I am experimenting with some 3d rendering in Python. I keep reading that Python is soooooooo very slow! I simply MUST harness the C-awesomeness of Numpy for all the matrix stuff I can't do in the shaders! Otherwise nothing will work, yadda, yadda (paraphrasing here..).

BUT: I did some testing!

Here's a random matrix, once in Numpy-flavour:

```
matrix1 = numpy.matrix([[1, 1, 0, 0,], [0, 1, 0, 0], [0, 0, 1, 1], [0, 0, 0, 1]])
>>> matrix([[1, 1, 0, 0],
[0, 1, 0, 0],
[0, 0, 1, 1],
[0, 0, 0, 1]])
```

and once as a bog-standard tuple:

```
matrix2 = (1, 1, 0, 0,\
0, 1, 0, 0,\
0, 0, 1, 1,\
0, 0, 0, 1)
```

Now, if I want the inverse of that, I can either do it in Numpy:

```
def inv_1():
return matrix1.I
```

or as pure Python (I omitted some of the maths because it hurts my head):

```
def inv_2():
m0, m1, m2, m3, \
m4, m5, m6, m7, \
m8, m9, m10, m11, \
m12, m13, m14, m15 = matrix2
A0 = (( m0 * m5) - ( m1 * m4)) ....
...B5 = ((m10 * m15) - (m11 * m14))
det = 1.0 / det
return (
(+ ( m5 * B5) - ( m6 * B4) + ( m7 * B3)) * det, ...
...(+ ( m8 * A3) - ( m9 * A1) + (m10 * A0)) * det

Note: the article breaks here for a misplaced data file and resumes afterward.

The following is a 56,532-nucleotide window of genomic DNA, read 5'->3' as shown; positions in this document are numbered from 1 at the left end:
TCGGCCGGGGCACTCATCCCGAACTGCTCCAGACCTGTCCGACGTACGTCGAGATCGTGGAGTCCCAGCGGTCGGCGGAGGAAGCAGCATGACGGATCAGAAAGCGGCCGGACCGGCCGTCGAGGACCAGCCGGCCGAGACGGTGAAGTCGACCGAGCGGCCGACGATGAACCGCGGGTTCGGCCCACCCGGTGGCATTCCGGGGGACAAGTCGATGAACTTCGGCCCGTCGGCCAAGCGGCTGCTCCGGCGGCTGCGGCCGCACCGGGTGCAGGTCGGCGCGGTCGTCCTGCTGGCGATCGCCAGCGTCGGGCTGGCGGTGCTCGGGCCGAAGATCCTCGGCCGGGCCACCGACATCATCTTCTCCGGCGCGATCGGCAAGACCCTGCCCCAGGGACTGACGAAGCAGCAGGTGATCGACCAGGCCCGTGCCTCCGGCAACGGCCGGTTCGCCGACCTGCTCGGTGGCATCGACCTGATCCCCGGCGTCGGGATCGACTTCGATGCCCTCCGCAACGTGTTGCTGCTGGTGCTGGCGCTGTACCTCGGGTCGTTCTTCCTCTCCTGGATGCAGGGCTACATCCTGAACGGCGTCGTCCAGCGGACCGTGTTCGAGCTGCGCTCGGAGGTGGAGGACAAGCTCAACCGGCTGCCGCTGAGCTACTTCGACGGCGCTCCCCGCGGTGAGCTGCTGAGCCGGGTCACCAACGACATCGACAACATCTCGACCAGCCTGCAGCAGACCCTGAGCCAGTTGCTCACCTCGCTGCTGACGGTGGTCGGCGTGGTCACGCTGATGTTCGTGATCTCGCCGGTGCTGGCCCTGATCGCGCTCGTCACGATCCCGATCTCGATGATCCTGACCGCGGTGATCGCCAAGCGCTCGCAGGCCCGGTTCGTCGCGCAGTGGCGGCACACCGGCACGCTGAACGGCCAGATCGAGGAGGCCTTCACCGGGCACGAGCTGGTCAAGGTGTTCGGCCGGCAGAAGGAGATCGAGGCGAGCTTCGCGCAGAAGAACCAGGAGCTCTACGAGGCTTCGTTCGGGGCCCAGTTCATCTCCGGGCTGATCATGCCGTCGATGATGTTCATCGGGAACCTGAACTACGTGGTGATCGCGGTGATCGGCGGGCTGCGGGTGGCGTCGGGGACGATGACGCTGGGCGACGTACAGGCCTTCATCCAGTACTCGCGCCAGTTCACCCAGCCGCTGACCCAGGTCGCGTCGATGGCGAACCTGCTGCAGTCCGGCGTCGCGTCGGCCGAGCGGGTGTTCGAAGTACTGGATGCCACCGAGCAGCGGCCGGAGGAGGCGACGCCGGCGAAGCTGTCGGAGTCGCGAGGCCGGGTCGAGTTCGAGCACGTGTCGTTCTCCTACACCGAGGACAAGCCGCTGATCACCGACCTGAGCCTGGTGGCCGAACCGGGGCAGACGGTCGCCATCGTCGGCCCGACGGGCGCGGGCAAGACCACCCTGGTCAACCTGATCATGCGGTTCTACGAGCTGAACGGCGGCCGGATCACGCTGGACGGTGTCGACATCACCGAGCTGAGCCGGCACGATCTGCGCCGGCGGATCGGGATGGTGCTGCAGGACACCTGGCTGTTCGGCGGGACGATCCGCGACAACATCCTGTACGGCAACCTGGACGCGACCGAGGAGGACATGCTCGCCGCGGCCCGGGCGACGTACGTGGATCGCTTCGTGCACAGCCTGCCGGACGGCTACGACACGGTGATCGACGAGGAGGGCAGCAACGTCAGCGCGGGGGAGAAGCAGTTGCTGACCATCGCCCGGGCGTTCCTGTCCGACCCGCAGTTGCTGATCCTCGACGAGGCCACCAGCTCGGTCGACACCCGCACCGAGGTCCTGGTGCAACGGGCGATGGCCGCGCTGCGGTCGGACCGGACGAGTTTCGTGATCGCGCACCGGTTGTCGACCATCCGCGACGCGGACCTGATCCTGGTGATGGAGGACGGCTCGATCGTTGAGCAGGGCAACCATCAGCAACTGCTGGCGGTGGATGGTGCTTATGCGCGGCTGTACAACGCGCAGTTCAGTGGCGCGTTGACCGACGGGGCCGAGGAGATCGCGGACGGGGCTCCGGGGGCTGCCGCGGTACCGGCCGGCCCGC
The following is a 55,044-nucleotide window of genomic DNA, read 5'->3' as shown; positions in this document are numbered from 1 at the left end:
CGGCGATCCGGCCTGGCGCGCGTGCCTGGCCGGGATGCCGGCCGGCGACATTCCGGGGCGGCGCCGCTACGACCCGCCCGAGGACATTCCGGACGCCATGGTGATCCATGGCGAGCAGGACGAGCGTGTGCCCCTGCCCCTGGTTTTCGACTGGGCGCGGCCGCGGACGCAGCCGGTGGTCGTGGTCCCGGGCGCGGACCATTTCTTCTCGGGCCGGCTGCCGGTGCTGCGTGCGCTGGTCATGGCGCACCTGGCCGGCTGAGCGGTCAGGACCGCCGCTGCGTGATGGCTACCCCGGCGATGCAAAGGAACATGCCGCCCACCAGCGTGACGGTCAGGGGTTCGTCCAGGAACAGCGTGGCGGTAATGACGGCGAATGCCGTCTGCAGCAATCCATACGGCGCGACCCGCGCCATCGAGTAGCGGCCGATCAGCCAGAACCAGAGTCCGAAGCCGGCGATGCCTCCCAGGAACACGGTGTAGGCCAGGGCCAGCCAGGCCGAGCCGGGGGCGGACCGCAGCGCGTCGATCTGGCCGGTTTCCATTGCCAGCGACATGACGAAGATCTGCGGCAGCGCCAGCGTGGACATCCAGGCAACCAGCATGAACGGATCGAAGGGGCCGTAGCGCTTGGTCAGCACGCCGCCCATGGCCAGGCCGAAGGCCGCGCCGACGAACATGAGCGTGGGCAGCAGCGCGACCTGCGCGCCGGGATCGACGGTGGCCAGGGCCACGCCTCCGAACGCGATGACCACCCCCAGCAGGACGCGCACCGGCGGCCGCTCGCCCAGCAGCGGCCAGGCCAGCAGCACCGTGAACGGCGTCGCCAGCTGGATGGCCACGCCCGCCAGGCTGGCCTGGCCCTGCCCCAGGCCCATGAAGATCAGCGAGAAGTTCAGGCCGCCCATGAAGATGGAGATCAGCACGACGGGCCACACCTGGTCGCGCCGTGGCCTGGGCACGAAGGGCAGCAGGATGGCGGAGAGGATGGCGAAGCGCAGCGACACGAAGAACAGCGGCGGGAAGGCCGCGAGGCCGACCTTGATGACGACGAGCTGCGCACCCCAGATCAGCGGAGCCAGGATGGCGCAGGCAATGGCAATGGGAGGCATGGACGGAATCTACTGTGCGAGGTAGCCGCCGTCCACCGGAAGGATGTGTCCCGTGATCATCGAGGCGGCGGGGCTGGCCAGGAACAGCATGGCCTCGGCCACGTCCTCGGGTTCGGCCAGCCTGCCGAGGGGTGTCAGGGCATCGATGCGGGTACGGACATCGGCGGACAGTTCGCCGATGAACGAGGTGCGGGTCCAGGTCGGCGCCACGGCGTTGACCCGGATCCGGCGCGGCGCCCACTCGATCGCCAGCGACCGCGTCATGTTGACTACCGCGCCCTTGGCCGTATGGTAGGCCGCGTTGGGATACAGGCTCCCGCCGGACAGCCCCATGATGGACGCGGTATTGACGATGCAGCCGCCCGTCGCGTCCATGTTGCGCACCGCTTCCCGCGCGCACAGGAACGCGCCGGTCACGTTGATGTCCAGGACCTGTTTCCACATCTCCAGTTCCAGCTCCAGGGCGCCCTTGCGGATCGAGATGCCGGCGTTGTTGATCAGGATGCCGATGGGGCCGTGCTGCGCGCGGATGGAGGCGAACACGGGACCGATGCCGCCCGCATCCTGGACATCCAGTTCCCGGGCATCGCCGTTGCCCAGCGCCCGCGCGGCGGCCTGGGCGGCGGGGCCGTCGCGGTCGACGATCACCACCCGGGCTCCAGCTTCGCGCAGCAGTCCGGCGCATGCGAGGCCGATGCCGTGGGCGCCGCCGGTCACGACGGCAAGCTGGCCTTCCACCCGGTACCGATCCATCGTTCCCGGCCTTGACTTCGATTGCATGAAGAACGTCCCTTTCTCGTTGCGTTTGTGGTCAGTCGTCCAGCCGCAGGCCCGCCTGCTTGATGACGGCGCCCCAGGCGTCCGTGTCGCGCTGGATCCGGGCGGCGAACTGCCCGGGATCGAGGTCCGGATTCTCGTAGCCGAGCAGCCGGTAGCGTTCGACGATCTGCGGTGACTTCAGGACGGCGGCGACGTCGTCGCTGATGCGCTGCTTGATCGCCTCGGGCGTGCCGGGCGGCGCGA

)
```

both work fine:

```
inv_1()
>>>> matrix([[ 1., -1., 0., 0.],
[ 0., 1., 0., 0.],
[ 0., 0., 1., -1.],
[ 0., 0., 0., 1.]])
inv_2()
>>>> (1.0, -1.0, 0.0, 0.0,
0.0, 1.0, 0.0, 0.0,
0.0, 0.0, 1.0, -1.0,
0.0, 0.0, 0.0, 1.0) (I added the line-breaks here for clarity)
```

But the pure Python code runs *consistently* about ten times faster than the highly praised Numpy:

```
timeit.timeit(inv_1, number=100000)
>>>> 3.0659120082855225
timeit.timeit(inv_2, number=100000)
>>>> 0.4014430046081543
```

And if you add the overhead of converting my beautiful tuple-matrices into Numpy matrices it will be even slower.

So what's going on here? Am I doing something wrong? Is it all due to the overhead of invoking a C-function? Did the guy who's inversion-code I stole break the laws of physics?

Thanks for de-noobing me! Love you all!